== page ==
"Lively, penetrating, and wise ... A warmly human (even humorous) account of robotics and other military technologies that focuses where it should: on us."
—Richard Danzig, former Secretary of the Navy and Director, National Semiconductor Corporation
“Will wars someday be fought by Terminator-like machines? In this provocative and entertaining new book, one of our brightest young strategic thinkers suggests the answer may well be “yes.” Singer’s sprightly survey of robotics technology takes the reader from battlefields and cutting-edge research labs to the dreams of science fiction writers. In the process, he forces us to grapple with the strategic and ethical implications of the “new new thing” in war.”
—Max Boot, Senior Fellow for National Security Studies at the Council on Foreign Relations; author of The Savage Wars of Peace and War Made New
“Weaving together immaculate academic research with a fan boy’s lexicon of popular culture, Singer looks at the people and technologies beta-testing tomorrow's wars today. The result is a book both hilarious and hair-raising that poses profound ethical questions about the creation and use of ever more powerful killing machines.”
—Gideon Yago, writer, MTV News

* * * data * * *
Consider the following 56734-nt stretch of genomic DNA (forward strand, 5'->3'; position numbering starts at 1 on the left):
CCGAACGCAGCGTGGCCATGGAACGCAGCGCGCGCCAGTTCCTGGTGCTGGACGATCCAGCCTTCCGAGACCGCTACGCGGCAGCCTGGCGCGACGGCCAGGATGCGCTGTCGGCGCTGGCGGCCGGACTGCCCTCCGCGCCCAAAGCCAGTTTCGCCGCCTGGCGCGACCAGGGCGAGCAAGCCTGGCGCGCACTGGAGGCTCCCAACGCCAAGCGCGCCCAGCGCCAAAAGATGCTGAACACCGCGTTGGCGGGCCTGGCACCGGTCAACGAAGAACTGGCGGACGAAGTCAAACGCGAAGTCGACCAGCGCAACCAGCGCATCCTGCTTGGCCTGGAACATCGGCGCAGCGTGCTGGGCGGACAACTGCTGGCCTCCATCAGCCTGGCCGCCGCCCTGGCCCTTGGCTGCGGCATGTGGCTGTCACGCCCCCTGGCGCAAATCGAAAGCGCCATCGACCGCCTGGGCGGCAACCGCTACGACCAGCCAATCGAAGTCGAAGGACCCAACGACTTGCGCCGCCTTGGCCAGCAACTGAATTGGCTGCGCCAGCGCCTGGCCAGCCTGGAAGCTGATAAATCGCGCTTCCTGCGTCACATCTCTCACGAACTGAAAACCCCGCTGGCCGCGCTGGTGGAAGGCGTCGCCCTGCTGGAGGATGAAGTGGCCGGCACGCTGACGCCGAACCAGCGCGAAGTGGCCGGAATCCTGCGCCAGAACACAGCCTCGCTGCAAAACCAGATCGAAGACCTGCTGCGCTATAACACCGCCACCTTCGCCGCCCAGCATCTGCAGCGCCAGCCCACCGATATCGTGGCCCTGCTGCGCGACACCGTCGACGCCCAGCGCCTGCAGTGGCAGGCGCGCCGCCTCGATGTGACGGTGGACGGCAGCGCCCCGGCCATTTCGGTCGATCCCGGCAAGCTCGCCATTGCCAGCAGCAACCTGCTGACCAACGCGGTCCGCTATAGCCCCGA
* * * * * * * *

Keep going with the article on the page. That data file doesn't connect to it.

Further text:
“Blew my f***ing mind…This book is awesome.”
—John Stewart, The Daily Show
"A superb book…If you read Wired for War you'll actually get a sense for the complexities that we are creating. We're not making a simpler world with these robots I don't think at all, I think we're making a more complex world, and that is something I got from this great book.
—General James Mattis, USMC, NATO Supreme Allied Commander for Transformation and the Commander of U.S. Joint Forces Command
"In his latest work, Wired for War, Singer confesses his passion for science fiction as he introduces us to a glimpse of things to come–the new technologies that will shape wars of the future. His new book addresses some ominous and little-discussed questions about the military, technology, and machinery."
"...A vivid picture of the current controversies and dazzling possibilities of war in the digital age."
— Book Forum
"…Full of vignettes on the use of robotics, first-person interviews with end- users, what has occurred in the robotics industry in its support of the nation, and what is "coming soon." Some of the new ideas are just downright mind-blowing..."
—The Armchair General
"An admitted war geek, P.W. Singer obsesses—over the course of 400-plus pages— about the growing role of robots in combat. His tone is oddly jovial considering the unsettling subject matter, but you won't find a more comprehensive look at mechanized death outside science fiction."
"If you want the whole story of remote warfare, pick up a copy of Wired for War, in which Peter Singer, a fellow of the non-profit Brookings Institution in Washington DC, exhaustively documents the Pentagon's penchant for robotics. Think of it as the next step in the mechanisation of war: swords and arrows, guns, artillery, rockets, bombers, robots."
— The New Scientist